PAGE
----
Not so long ago, I received an email sporting the colourful headline, “I am pissed off Mr ‘ethical businessman’.”
Receiving the odd spray is all part and parcel of the job. If someone is overtly rude, I usually hit the ‘delete’ button and get on with my day.
But while I don’t mind people criticising one of my opinions (or those of our writers), which we usually put out there to start a discussion, I didn’t like his suggestion that I might have acted in some way ‘unethically’.
So, understandably, I was compelled to click ‘open’ and find out what he was on about.
I’m glad I did because here’s what I found…
I’ve noticed your “competition” for a cover and I wonder if we live on the same planet Mr. Entrepreneur…
You are “offering” $400 (without even mentioning the royalties for the Internet usage) and you expect….
I find your “offer” so insulting, I even wonder why I bother to write to you.
The Australian Freelance Rates for Australian Artists (from the year 1997 – SIC ! state very clearly:
Colour full page $1047.00
Colour cover $ 1257.00
You are either ignorant of the basic rights of Australian Artists, Designers, Illustrators etc. or you “think” they are a bunch of imbeciles and you can screw them any way you like.
I can do a brilliant and “outstanding””artwork” “design” “illustration” etc. according to your brief and within the deadline however if you are not prepared to pay the most basic rate than you will be going down the hill faster than you think ( do you realize you are using some visual ideas which were done about twenty years ago in Australia and about forty years ago in Europe ?)
An image/picture is worth a thousand words as every donkey knows however only a donkey is not prepared to pay properly for such a work.
It’s rather simple… Isn’t it.
Calling yourself an “ethical businessman” under those circumstances is quite bizarre.
I have a suggestion for you and if you are interested to hear it give me a call.
Sure I’m pissed off… what do you expect?
This was followed by a name and mobile phone number.
The site offers a prize (in this case US$400) for the ‘chosen’ design that best suits a particular brief. Businesses use the site to crowd-source the design of their logos, advertisements, webpages, all sorts of jobs.
The designers who sell their wares on the site are based all over the world.
Reading this email, my first impression was that I had somehow been hit with the strangest pitching style I’ve ever encountered: Insult me to get my work.
On a second run through, I began to perhaps empathise with the sender, catching a glimpse of his pain, for reasons that I hope my response will explain…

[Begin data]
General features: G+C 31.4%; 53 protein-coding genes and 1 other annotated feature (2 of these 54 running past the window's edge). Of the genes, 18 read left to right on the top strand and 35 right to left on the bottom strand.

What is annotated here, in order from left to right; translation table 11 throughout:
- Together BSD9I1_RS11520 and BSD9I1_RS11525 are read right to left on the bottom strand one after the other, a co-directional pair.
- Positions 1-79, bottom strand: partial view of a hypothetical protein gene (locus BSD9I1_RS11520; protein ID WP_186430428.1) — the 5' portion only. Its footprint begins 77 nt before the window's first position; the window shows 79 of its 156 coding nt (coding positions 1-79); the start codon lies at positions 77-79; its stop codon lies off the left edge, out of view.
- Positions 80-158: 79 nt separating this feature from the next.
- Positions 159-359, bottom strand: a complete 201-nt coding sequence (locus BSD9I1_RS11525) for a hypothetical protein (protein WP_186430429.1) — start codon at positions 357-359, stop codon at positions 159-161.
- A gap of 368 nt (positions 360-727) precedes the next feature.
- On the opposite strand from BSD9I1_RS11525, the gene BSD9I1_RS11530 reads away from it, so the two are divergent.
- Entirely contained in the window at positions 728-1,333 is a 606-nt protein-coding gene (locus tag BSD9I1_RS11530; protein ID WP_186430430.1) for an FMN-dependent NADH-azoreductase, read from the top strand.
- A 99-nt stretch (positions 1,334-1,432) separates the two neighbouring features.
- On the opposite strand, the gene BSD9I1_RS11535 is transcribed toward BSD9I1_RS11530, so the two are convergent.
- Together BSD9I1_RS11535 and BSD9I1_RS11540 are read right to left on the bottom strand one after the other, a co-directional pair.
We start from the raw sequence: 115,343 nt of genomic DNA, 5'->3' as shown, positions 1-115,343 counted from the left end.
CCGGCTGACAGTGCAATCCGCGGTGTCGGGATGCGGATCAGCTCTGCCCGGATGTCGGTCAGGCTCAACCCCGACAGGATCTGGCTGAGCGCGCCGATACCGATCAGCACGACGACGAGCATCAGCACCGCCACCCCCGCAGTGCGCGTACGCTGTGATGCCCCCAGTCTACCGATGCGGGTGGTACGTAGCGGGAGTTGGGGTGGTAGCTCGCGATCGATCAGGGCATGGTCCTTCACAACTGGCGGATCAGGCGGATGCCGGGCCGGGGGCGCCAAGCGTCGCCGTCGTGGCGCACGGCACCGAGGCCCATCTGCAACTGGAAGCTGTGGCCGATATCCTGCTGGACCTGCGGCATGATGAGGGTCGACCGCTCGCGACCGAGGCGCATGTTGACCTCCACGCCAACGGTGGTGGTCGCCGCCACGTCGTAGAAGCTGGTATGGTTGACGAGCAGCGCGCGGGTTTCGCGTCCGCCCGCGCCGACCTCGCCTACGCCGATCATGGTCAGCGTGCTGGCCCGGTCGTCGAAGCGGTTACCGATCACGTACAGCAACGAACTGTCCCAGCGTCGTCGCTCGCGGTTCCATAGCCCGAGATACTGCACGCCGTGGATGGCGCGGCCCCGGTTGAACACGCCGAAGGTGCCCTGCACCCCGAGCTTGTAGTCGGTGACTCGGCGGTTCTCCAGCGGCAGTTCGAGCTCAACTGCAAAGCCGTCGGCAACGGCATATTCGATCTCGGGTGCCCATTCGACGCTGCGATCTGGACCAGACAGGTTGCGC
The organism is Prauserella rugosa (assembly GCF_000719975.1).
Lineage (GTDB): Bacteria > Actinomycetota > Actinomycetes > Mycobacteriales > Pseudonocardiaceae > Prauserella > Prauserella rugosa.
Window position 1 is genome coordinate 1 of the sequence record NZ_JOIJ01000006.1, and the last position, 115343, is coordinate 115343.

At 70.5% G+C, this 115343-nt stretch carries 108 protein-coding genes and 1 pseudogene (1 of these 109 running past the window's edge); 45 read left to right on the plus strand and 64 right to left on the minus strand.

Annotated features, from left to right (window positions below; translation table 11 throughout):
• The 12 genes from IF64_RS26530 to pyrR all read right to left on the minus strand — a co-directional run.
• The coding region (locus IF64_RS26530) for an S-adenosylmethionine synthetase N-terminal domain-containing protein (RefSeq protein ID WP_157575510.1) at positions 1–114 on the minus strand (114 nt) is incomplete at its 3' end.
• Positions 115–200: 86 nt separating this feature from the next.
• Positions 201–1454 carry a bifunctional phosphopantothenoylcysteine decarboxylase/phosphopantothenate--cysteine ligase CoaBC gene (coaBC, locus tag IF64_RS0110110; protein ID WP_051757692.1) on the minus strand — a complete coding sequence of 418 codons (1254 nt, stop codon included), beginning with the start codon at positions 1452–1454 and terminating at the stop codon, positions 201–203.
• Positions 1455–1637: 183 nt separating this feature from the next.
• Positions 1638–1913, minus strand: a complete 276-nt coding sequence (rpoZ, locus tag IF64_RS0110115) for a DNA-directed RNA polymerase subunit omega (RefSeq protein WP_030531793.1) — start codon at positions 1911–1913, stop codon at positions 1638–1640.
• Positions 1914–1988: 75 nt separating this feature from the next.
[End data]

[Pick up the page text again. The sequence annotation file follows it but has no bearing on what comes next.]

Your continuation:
Perhaps our experiment was shortsighted in some ways.
But I have to keep reminding people, it’s only an experiment (a one off) and we have limited the design element to the cover.
Some elements of magazine publishing have lent themselves very well to the online ‘crowd-sourcing’ model.
Others have not.
But as a magazine that espouses the virtues of innovation (and ethical business), it would feel two-faced to not apply the experiment to every aspect that we can contemplate.
We are pushing the boundaries of an old model and I can’t apologise for that.
However, I do understand your frustration.
For example, as a publisher / business owner, I’m still grappling with the notion that the market expects me to give up all our information for FREE on the internet – valuable content that we have paid journalists, photographers, illustrators and designers a great deal for.
But I also need to accept that new ways are constantly evolving for the production of books, magazines, music, cars, almost anything that we can think off.
While we have always argued vigorously among publishing circles that design is worth paying a high price for (and, indeed, design represented 30% of my budget on our first three editions), we also need to acknowledge that disruptive change happens.
It’s not much of an explanation/apology and I can’t predict how the market will treat professionals involved in areas affected by crowd-sourcing (such as music production, journalism, design… even encyclopedia salespeople) but I can assure you that we take design seriously and deeply respect anyone who is able to make a career out of personal creativity (something we try to do at Anthill every day, even if it sometimes has the effect of alienating some people).
I hope that my email doesn’t sound ignorant or insulting and that you appreciate my candid response. It is an area that I have thought a lot about.
With your permission, I would also like to post your email in my blog, as I think the discussion surrounding the points you make would be interesting to our readers.
You have touched on a broader debate about the affect the internet and other digital products are having on many industries (in a similar way to the impact that the printing press had on stable professions, such as the humble scribe).
Thank you for taking the time to write your email and I look forward to your reply.
Okay, I concede, my email does sound a bit patronising, but I was wrestling with emotions of anger, caused by the email’s unnecessary tone, and sympathy for a range of professions (including my own).
A couple days later, the sender responded, declining my invitation to participate in the broader discussion, in equally colourful terms. As such, I have withheld his/her name and any information that could be used to identify the sender.
Because… my anonymous friend does raise an extremely topical dilemma.
Through initiatives such as our Magazine 2.0 Experiment are we helping Australian companies sink or swim?
Is this just another example of market evolution or are we sending our creative communities down the river by embracing crowd-sourcing technologies?
Talk to me Anthillians (preferably without the insults).